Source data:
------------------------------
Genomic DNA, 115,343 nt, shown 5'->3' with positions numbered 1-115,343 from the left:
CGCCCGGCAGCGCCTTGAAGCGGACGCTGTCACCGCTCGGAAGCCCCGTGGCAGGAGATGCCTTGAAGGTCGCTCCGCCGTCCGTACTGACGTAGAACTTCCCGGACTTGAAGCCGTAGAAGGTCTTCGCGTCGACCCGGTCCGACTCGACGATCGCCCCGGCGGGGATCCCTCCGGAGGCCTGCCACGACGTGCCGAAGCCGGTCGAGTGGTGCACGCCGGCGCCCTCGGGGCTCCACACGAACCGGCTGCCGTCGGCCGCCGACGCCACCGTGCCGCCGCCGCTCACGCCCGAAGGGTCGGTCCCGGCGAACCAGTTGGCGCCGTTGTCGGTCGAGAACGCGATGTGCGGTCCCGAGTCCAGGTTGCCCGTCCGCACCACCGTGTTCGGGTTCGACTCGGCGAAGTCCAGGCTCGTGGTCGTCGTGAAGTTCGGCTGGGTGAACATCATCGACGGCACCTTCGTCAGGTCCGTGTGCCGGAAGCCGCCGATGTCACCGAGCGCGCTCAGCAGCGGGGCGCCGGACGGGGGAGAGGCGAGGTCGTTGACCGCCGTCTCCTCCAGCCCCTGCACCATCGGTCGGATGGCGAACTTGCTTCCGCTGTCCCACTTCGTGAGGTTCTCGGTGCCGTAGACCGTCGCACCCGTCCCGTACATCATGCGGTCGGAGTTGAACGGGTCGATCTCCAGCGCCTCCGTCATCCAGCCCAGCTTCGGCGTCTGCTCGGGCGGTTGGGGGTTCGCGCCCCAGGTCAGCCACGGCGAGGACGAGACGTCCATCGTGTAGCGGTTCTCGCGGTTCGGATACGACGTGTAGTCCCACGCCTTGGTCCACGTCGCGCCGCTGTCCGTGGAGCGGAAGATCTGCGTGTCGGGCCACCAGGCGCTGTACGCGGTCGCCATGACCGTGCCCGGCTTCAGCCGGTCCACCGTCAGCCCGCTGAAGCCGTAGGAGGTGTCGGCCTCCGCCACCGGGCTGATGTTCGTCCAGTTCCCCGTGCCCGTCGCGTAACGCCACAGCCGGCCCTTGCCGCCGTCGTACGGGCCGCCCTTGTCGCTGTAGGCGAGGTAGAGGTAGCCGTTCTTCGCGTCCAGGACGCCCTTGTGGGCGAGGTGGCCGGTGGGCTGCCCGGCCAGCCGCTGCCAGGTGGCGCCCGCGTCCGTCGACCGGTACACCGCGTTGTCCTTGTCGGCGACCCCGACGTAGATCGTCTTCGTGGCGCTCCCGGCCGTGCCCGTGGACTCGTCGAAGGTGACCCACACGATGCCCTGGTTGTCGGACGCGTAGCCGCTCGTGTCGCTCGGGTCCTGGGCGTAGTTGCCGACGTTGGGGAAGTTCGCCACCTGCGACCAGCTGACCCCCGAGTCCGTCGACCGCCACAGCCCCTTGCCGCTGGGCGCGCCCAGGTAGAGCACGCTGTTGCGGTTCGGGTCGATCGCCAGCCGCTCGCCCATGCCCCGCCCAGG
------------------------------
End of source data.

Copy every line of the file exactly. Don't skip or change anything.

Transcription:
Genomic DNA, 115,343 nt, shown 5'->3' with positions numbered 1-115,343 from the left:
CGCCCGGCAGCGCCTTGAAGCGGACGCTGTCACCGCTCGGAAGCCCCGTGGCAGGAGATGCCTTGAAGGTCGCTCCGCCGTCCGTACTGACGTAGAACTTCCCGGACTTGAAGCCGTAGAAGGTCTTCGCGTCGACCCGGTCCGACTCGACGATCGCCCCGGCGGGGATCCCTCCGGAGGCCTGCCACGACGTGCCGAAGCCGGTCGAGTGGTGCACGCCGGCGCCCTCGGGGCTCCACACGAACCGGCTGCCGTCGGCCGCCGACGCCACCGTGCCGCCGCCGCTCACGCCCGAAGGGTCGGTCCCGGCGAACCAGTTGGCGCCGTTGTCGGTCGAGAACGCGATGTGCGGTCCCGAGTCCAGGTTGCCCGTCCGCACCACCGTGTTCGGGTTCGACTCGGCGAAGTCCAGGCTCGTGGTCGTCGTGAAGTTCGGCTGGGTGAACATCATCGACGGCACCTTCGTCAGGTCCGTGTGCCGGAAGCCGCCGATGTCACCGAGCGCGCTCAGCAGCGGGGCGCCGGACGGGGGAGAGGCGAGGTCGTTGACCGCCGTCTCCTCCAGCCCCTGCACCATCGGTCGGATGGCGAACTTGCTTCCGCTGTCCCACTTCGTGAGGTTCTCGGTGCCGTAGACCGTCGCACCCGTCCCGTACATCATGCGGTCGGAGTTGAACGGGTCGATCTCCAGCGCCTCCGTCATCCAGCCCAGCTTCGGCGTCTGCTCGGGCGGTTGGGGGTTCGCGCCCCAGGTCAGCCACGGCGAGGACGAGACGTCCATCGTGTAGCGGTTCTCGCGGTTCGGATACGACGTGTAGTCCCACGCCTTGGTCCACGTCGCGCCGCTGTCCGTGGAGCGGAAGATCTGCGTGTCGGGCCACCAGGCGCTGTACGCGGTCGCCATGACCGTGCCCGGCTTCAGCCGGTCCACCGTCAGCCCGCTGAAGCCGTAGGAGGTGTCGGCCTCCGCCACCGGGCTGATGTTCGTCCAGTTCCCCGTGCCCGTCGCGTAACGCCACAGCCGGCCCTTGCCGCCGTCGTACGGGCCGCCCTTGTCGCTGTAGGCGAGGTAGAGGTAGCCGTTCTTCGCGTCCAGGACGCCCTTGTGGGCGAGGTGGCCGGTGGGCTGCCCGGCCAGCCGCTGCCAGGTGGCGCCCGCGTCCGTCGACCGGTACACCGCGTTGTCCTTGTCGGCGACCCCGACGTAGATCGTCTTCGTGGCGCTCCCGGCCGTGCCCGTGGACTCGTCGAAGGTGACCCACACGATGCCCTGGTTGTCGGACGCGTAGCCGCTCGTGTCGCTCGGGTCCTGGGCGTAGTTGCCGACGTTGGGGAAGTTCGCCACCTGCGACCAGCTGACCCCCGAGTCCGTCGACCGCCACAGCCCCTTGCCGCTGGGCGCGCCCAGGTAGAGCACGCTGTTGCGGTTCGGGTCGATCGCCAGCCGCTCGCCCATGCCCCGCCCAGG